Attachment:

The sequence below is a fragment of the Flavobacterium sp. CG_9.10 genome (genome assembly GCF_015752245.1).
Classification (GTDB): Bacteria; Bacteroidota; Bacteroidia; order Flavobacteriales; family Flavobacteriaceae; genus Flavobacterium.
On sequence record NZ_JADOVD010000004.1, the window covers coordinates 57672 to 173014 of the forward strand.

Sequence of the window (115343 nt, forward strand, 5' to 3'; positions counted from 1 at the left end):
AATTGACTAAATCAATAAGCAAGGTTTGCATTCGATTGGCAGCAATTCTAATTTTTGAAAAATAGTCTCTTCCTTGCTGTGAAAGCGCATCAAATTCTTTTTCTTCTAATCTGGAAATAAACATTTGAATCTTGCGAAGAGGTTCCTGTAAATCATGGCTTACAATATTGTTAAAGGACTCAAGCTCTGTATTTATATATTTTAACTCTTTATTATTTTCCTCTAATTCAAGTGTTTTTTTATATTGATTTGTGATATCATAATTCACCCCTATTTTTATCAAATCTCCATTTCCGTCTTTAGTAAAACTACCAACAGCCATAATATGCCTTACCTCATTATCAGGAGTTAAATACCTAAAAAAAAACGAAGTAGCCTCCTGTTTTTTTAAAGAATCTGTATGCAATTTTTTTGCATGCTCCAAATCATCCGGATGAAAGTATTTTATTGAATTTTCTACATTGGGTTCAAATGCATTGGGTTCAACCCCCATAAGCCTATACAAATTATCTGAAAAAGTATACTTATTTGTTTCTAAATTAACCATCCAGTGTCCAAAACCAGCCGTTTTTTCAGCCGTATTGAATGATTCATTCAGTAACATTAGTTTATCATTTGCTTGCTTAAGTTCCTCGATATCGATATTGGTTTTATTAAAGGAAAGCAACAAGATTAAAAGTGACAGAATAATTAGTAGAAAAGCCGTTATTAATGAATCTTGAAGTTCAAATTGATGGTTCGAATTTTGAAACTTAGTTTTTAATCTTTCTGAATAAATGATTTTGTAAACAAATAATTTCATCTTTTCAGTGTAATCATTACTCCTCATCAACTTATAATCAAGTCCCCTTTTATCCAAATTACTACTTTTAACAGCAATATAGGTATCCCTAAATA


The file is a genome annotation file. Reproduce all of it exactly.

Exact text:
The sequence below is a fragment of the Flavobacterium sp. CG_9.10 genome (genome assembly GCF_015752245.1).
Classification (GTDB): Bacteria; Bacteroidota; Bacteroidia; order Flavobacteriales; family Flavobacteriaceae; genus Flavobacterium.
On sequence record NZ_JADOVD010000004.1, the window covers coordinates 57672 to 173014 of the forward strand.

Sequence of the window (115343 nt, forward strand, 5' to 3'; positions counted from 1 at the left end):
AATTGACTAAATCAATAAGCAAGGTTTGCATTCGATTGGCAGCAATTCTAATTTTTGAAAAATAGTCTCTTCCTTGCTGTGAAAGCGCATCAAATTCTTTTTCTTCTAATCTGGAAATAAACATTTGAATCTTGCGAAGAGGTTCCTGTAAATCATGGCTTACAATATTGTTAAAGGACTCAAGCTCTGTATTTATATATTTTAACTCTTTATTATTTTCCTCTAATTCAAGTGTTTTTTTATATTGATTTGTGATATCATAATTCACCCCTATTTTTATCAAATCTCCATTTCCGTCTTTAGTAAAACTACCAACAGCCATAATATGCCTTACCTCATTATCAGGAGTTAAATACCTAAAAAAAAACGAAGTAGCCTCCTGTTTTTTTAAAGAATCTGTATGCAATTTTTTTGCATGCTCCAAATCATCCGGATGAAAGTATTTTATTGAATTTTCTACATTGGGTTCAAATGCATTGGGTTCAACCCCCATAAGCCTATACAAATTATCTGAAAAAGTATACTTATTTGTTTCTAAATTAACCATCCAGTGTCCAAAACCAGCCGTTTTTTCAGCCGTATTGAATGATTCATTCAGTAACATTAGTTTATCATTTGCTTGCTTAAGTTCCTCGATATCGATATTGGTTTTATTAAAGGAAAGCAACAAGATTAAAAGTGACAGAATAATTAGTAGAAAAGCCGTTATTAATGAATCTTGAAGTTCAAATTGATGGTTCGAATTTTGAAACTTAGTTTTTAATCTTTCTGAATAAATGATTTTGTAAACAAATAATTTCATCTTTTCAGTGTAATCATTACTCCTCATCAACTTATAATCAAGTCCCCTTTTATCCAAATTACTACTTTTAACAGCAATATAGGTATCCCTAAATA